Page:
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May 28, 2024

Good linguists trust their ears - IPA isn't perfect!

The IPA is a pretty good invention, allowing us to transcribe languages with as much precision as we feel is necessary. It's especially useful for language learners, as each IPA character's name is basically an instruction on how to pronounce it. However, you should be careful when it comes to the IPA, because a transcription is not always reality!

To start with a trivial example, consider that the General American English rhotic sound is represented as /r/ in most transcriptions, even though it is not an alveolar trill in any variant. This is for reasons of tradition, convenience ('r' is easier to type than 'ɻ'), and generalization ([ɻ] is not the only realization of the American rhotic, and 'r' is a suitable enough symbol for the rhotic). I doubt anyone has been misled to believe that American English uses an alveolar trill, but it serves as an example of this disconnect between map and territory.

All this to say, if you are trying to learn a new language, it is not enough to just read IPA transcriptions. Practice listening closely to the language.

For example, most IPA transcriptions of Russian /o/ are [o]. If you try to learn Russian pronunciation by referencing a table like this (as I know many autodidacts on the internet do), you may think that Russian has a monophthongal [o] sound, much like Spanish.

Vowel phonemes
Front Central Back
Close i (ɨ) u
Mid e o
Open a

(Table from Wikipedia page on Russian phonology)

It is true that Russian [o] may be monophthongal, but Russian [o] is also often diphthongized! I had noticed this for years in listening to Russian, but it was only by looking up 'Russian o diphthong' and talking to Russian-speaking linguists that I found any sources on it. You'll definitely not find anything on it in beginner textbooks on Russian.

The /o/ vowel is a diphthongoid, with a closer lip rounding at the beginning of the vowel that gets progressively weaker [ᶷo] or even [ᶷɔᶺ], particularly when occurring word-initially or word-finally under the stress, e.g. očen' [ˈᶷoˑt͡ʃjɪn̠ʲ] ‘very’, okna [ˈᶷɔᶺkn̪ə] ‘windows’, moloko [məɫ̪ʌˈkᶷɔᶺ] ‘milk’.
(2015) "Illustrations of the IPA", Yanushevskaya and Bunčić. h/t to prikaz_da

The Swedish sj-sound is a drastic case of IPA misleading. If you have ever heard that the sj-sound is a 'coarticulation of [ʃ] and [x]', you may be entitled to financial compensation! Or at least, linguistic compensation, because it is not actually a coarticulation of [ʃ] and [x]. It's often something much simpler - a voiceless 'wh' [ʍ] (like in Southern American English), a labialized [xʷ], a [ʃ] or [ɕ]. Lindblad even offers up a velarized and labialized labiodental [fˠʷ] as a more likely pronunciation. The video below demonstrates:

I was never able to 'coarticulate' [ʃ] and [x], but a Swedish native speaker once told me that I had a pretty good approximation of 'sj'-sound. My approximation was based not off reading IPA descriptions but off listening to Swedish. I ended up doing something like [çʷ] or [xʷ], because that was what I heard.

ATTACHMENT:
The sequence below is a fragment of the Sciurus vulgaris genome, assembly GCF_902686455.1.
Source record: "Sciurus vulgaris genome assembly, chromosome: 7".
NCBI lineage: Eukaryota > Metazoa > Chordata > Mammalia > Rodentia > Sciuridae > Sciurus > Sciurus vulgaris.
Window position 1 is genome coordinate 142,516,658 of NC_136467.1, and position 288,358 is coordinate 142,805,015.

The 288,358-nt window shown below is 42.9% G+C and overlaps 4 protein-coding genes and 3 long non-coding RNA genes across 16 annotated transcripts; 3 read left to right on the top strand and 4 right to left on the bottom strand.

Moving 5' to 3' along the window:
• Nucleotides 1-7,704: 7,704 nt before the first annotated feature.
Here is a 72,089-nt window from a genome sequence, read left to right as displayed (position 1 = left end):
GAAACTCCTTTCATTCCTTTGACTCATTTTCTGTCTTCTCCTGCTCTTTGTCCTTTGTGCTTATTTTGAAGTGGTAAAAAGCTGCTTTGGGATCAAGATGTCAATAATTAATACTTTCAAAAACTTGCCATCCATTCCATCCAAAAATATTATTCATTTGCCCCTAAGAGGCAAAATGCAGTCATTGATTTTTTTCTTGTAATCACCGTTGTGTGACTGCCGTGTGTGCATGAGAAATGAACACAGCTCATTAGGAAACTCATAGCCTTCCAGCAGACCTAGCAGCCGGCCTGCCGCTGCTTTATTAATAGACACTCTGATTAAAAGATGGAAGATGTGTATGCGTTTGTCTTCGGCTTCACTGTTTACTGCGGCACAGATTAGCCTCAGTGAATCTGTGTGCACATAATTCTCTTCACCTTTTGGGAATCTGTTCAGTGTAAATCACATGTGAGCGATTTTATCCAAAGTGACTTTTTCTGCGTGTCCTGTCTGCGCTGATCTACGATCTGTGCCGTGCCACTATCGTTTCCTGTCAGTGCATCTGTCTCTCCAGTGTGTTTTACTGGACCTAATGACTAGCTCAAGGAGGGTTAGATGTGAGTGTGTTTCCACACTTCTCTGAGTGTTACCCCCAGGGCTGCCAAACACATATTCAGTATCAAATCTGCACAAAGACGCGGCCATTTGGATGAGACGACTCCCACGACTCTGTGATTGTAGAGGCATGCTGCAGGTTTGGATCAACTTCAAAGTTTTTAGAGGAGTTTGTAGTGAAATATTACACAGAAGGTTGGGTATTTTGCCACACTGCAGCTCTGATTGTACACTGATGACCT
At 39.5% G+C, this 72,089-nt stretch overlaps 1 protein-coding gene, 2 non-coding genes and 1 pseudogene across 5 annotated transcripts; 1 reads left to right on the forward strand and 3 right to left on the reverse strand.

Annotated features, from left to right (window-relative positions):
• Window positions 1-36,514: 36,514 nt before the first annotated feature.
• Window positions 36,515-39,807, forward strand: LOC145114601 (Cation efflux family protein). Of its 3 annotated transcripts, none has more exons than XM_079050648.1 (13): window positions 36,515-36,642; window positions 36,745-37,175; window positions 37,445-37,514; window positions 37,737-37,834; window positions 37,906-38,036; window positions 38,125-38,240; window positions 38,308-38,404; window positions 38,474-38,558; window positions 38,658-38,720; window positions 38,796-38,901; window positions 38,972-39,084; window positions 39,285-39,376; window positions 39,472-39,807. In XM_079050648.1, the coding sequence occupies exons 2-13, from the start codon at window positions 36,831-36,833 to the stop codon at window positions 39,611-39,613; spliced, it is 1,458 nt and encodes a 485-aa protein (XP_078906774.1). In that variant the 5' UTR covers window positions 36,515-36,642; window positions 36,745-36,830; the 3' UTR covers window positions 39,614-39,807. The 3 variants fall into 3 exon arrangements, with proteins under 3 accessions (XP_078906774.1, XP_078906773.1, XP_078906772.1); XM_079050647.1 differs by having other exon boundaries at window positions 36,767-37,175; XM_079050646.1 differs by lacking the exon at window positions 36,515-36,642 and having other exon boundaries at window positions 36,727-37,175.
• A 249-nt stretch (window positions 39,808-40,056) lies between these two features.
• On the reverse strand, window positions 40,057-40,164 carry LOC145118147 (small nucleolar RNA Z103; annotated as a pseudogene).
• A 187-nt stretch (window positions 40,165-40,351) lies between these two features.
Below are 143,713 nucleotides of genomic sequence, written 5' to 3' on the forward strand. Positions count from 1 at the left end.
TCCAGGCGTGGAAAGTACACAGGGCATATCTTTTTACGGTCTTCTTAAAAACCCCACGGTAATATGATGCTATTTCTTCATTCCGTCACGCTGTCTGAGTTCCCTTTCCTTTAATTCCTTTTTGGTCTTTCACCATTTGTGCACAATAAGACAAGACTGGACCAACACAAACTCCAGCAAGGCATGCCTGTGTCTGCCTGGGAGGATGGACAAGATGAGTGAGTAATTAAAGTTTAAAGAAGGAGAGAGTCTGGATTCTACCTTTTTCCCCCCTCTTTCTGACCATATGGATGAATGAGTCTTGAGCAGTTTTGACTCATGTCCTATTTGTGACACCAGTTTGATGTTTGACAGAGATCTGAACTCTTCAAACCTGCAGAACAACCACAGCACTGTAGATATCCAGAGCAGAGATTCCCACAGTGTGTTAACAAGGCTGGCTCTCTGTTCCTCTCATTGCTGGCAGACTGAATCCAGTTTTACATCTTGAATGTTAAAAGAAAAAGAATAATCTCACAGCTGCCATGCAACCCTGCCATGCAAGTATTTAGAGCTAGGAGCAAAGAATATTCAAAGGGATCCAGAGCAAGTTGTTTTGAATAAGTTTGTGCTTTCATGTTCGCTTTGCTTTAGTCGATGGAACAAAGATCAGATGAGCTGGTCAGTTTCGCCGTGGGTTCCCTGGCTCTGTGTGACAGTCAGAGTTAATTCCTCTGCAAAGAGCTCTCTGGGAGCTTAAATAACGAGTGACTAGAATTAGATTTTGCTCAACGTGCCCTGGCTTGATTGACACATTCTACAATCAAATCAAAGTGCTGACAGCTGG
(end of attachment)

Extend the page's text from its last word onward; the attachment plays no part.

This does not mean you shouldn't ever use the IPA a guide. Don't take broad IPA transcriptions as the final word, especially if you are just seeing a table of phonemes. If you notice that you hear something that does not seem to be in the standard IPA transcription, trust your ears! Look for articles on the phonetics of that sound if you can. Many descriptions of languages are old, or put together by someone on Wikipedia, and while there are many great Wikipedia editors, they may make mistakes or omit information for brevity's sake.

I'll finish with a quote from one of my phonetics professors - "write what you heard, not what you think you heard." What are some examples of pronunciations you've noticed that don't match common descriptions of the language?

6 comments:

  1. This isn't a problem with the IPA, though. This is a problem of mistaking phonemic transcriptions for phonetic ones, and of mistaking quick-and-dirty or neat-and-tidy "broad phonetic" transcriptions for narrow phonetic ones.

    I was never able to 'coarticulate' [ʃ] and [x]

    I am... and I have it on pretty good authority that that's one of the pronunciations of the phoneme in question, just by far not the most common one. The ones you list are all real, and so are several others! I'll look for the link.

    What are some examples of pronunciations you've noticed that don't match common descriptions of the language?

    Oh, tons. I'll just mention one that really is a matter of the IPA not having a symbol for it: the northern/Standard Mandarin x is not [ɕ], it's the dorso-palatal sibilant, for which the IPA does not have a symbol or even an obvious way to compose it of a symbol and a diacritic or three. Hundreds of millions of people do use [ɕ], but that's a southern accent that goes with merging the retroflexes (sh, ch, zh) into the alveolars (s, c, z).

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    1. David MarjanovićMay 28, 2024 at 2:20 PM

      Oh, tons.

      Here's one: the mess that is the back allophone range of German /x/.

      (No intention to be anonymous. The new interface just has that as the default, so I didn't notice.)

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    2. David MarjanovićMay 28, 2024 at 2:43 PM

      Ah, there we go.

      “Official IPA charts do attempt to define [ɧ] as a specific sound, the coarticulated fricative [ʃ͡x]. And yes, that is one possible realization of /ɧ/. Which would be wild enough on its own already, but nope: that is just the beginning.”

      …and the clocks were striking thirteen.

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    3. This isn't a problem with the IPA, though. This is a problem of mistaking phonemic transcriptions for phonetic ones, and of mistaking quick-and-dirty or neat-and-tidy "broad phonetic" transcriptions for narrow phonetic ones.